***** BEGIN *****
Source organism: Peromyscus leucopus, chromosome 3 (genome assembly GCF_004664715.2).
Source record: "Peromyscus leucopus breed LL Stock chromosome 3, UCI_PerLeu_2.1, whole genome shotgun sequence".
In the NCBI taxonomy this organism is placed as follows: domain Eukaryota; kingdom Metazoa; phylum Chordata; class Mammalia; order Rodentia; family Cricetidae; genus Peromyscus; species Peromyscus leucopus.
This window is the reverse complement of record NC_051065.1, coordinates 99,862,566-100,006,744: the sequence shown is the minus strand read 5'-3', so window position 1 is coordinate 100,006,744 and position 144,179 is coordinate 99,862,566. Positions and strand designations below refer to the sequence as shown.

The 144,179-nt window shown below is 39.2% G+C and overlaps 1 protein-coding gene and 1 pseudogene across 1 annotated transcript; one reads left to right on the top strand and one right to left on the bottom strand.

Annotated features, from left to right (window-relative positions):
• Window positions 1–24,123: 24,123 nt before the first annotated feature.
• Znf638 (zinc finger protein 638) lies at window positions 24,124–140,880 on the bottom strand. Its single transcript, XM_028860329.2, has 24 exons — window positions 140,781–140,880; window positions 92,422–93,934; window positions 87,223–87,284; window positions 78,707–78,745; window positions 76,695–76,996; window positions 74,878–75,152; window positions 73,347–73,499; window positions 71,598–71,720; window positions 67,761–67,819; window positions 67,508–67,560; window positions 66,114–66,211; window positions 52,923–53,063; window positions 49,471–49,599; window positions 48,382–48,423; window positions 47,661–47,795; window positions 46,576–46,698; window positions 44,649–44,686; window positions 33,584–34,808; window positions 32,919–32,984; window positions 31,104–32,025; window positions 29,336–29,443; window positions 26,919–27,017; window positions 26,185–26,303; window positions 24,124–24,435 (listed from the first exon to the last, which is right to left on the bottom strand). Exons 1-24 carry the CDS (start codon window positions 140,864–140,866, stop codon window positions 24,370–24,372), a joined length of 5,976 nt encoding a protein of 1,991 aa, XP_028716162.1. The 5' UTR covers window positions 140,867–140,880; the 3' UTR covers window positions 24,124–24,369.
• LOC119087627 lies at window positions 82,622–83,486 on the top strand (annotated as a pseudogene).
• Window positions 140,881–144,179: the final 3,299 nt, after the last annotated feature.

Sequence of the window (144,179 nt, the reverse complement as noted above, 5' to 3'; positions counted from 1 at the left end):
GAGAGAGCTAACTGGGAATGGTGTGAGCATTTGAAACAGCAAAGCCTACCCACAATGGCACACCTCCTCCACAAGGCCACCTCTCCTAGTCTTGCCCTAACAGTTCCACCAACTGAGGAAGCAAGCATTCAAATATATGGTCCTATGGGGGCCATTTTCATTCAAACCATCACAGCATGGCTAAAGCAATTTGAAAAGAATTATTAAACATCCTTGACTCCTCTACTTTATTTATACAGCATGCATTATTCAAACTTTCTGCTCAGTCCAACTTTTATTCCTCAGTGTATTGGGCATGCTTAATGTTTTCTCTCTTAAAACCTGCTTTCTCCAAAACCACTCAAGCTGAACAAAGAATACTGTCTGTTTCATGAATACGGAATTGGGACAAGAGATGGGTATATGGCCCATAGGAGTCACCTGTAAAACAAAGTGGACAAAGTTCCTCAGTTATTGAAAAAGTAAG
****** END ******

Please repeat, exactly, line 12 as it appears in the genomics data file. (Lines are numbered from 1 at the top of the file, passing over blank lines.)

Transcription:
GAGAGAGCTAACTGGGAATGGTGTGAGCATTTGAAACAGCAAAGCCTACCCACAATGGCACACCTCCTCCACAAGGCCACCTCTCCTAGTCTTGCCCTAACAGTTCCACCAACTGAGGAAGCAAGCATTCAAATATATGGTCCTATGGGGGCCATTTTCATTCAAACCATCACAGCATGGCTAAAGCAATTTGAAAAGAATTATTAAACATCCTTGACTCCTCTACTTTATTTATACAGCATGCATTATTCAAACTTTCTGCTCAGTCCAACTTTTATTCCTCAGTGTATTGGGCATGCTTAATGTTTTCTCTCTTAAAACCTGCTTTCTCCAAAACCACTCAAGCTGAACAAAGAATACTGTCTGTTTCATGAATACGGAATTGGGACAAGAGATGGGTATATGGCCCATAGGAGTCACCTGTAAAACAAAGTGGACAAAGTTCCTCAGTTATTGAAAAAGTAAG